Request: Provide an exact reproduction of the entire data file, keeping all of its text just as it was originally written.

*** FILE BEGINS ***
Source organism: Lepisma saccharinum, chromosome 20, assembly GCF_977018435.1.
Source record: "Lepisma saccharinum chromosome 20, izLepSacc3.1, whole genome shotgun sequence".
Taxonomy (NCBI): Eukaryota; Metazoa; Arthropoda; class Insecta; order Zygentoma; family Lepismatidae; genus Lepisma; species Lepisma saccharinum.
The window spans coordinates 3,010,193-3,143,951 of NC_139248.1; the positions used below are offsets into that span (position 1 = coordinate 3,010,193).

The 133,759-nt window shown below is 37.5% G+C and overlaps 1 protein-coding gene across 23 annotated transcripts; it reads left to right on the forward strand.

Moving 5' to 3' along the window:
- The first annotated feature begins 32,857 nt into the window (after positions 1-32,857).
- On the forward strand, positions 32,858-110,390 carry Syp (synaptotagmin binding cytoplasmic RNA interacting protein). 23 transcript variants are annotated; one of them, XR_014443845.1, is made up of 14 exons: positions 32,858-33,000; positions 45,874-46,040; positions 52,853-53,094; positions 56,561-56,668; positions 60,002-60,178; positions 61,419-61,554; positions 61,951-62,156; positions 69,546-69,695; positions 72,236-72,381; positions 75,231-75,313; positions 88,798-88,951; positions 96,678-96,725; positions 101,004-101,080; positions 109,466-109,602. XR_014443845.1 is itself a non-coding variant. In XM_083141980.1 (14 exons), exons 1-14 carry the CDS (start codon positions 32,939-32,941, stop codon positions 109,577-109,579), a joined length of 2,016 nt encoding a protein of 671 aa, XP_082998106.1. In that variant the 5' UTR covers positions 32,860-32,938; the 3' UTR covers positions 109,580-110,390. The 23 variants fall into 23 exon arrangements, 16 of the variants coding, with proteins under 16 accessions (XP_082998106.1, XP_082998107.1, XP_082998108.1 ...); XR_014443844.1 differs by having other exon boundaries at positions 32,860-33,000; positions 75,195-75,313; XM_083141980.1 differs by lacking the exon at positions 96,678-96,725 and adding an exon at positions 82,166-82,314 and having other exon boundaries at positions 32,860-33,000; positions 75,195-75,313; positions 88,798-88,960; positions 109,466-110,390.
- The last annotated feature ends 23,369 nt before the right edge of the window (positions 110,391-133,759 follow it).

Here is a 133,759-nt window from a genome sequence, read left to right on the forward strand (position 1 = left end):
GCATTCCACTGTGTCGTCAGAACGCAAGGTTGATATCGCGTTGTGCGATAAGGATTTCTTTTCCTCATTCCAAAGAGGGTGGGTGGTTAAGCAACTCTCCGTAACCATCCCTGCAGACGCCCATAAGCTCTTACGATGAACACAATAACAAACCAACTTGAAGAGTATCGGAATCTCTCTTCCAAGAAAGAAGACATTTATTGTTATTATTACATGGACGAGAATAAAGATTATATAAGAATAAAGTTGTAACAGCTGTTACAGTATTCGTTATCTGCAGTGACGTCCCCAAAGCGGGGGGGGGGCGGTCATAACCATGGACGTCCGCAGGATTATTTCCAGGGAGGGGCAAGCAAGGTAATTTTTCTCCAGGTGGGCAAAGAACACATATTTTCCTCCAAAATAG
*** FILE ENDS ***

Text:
Source organism: Lepisma saccharinum, chromosome 20, assembly GCF_977018435.1.
Source record: "Lepisma saccharinum chromosome 20, izLepSacc3.1, whole genome shotgun sequence".
Taxonomy (NCBI): Eukaryota; Metazoa; Arthropoda; class Insecta; order Zygentoma; family Lepismatidae; genus Lepisma; species Lepisma saccharinum.
The window spans coordinates 3,010,193-3,143,951 of NC_139248.1; the positions used below are offsets into that span (position 1 = coordinate 3,010,193).

The 133,759-nt window shown below is 37.5% G+C and overlaps 1 protein-coding gene across 23 annotated transcripts; it reads left to right on the forward strand.

Moving 5' to 3' along the window:
- The first annotated feature begins 32,857 nt into the window (after positions 1-32,857).
- On the forward strand, positions 32,858-110,390 carry Syp (synaptotagmin binding cytoplasmic RNA interacting protein). 23 transcript variants are annotated; one of them, XR_014443845.1, is made up of 14 exons: positions 32,858-33,000; positions 45,874-46,040; positions 52,853-53,094; positions 56,561-56,668; positions 60,002-60,178; positions 61,419-61,554; positions 61,951-62,156; positions 69,546-69,695; positions 72,236-72,381; positions 75,231-75,313; positions 88,798-88,951; positions 96,678-96,725; positions 101,004-101,080; positions 109,466-109,602. XR_014443845.1 is itself a non-coding variant. In XM_083141980.1 (14 exons), exons 1-14 carry the CDS (start codon positions 32,939-32,941, stop codon positions 109,577-109,579), a joined length of 2,016 nt encoding a protein of 671 aa, XP_082998106.1. In that variant the 5' UTR covers positions 32,860-32,938; the 3' UTR covers positions 109,580-110,390. The 23 variants fall into 23 exon arrangements, 16 of the variants coding, with proteins under 16 accessions (XP_082998106.1, XP_082998107.1, XP_082998108.1 ...); XR_014443844.1 differs by having other exon boundaries at positions 32,860-33,000; positions 75,195-75,313; XM_083141980.1 differs by lacking the exon at positions 96,678-96,725 and adding an exon at positions 82,166-82,314 and having other exon boundaries at positions 32,860-33,000; positions 75,195-75,313; positions 88,798-88,960; positions 109,466-110,390.
- The last annotated feature ends 23,369 nt before the right edge of the window (positions 110,391-133,759 follow it).

Here is a 133,759-nt window from a genome sequence, read left to right on the forward strand (position 1 = left end):
GCATTCCACTGTGTCGTCAGAACGCAAGGTTGATATCGCGTTGTGCGATAAGGATTTCTTTTCCTCATTCCAAAGAGGGTGGGTGGTTAAGCAACTCTCCGTAACCATCCCTGCAGACGCCCATAAGCTCTTACGATGAACACAATAACAAACCAACTTGAAGAGTATCGGAATCTCTCTTCCAAGAAAGAAGACATTTATTGTTATTATTACATGGACGAGAATAAAGATTATATAAGAATAAAGTTGTAACAGCTGTTACAGTATTCGTTATCTGCAGTGACGTCCCCAAAGCGGGGGGGGGGCGGTCATAACCATGGACGTCCGCAGGATTATTTCCAGGGAGGGGCAAGCAAGGTAATTTTTCTCCAGGTGGGCAAAGAACACATATTTTCCTCCAAAATAG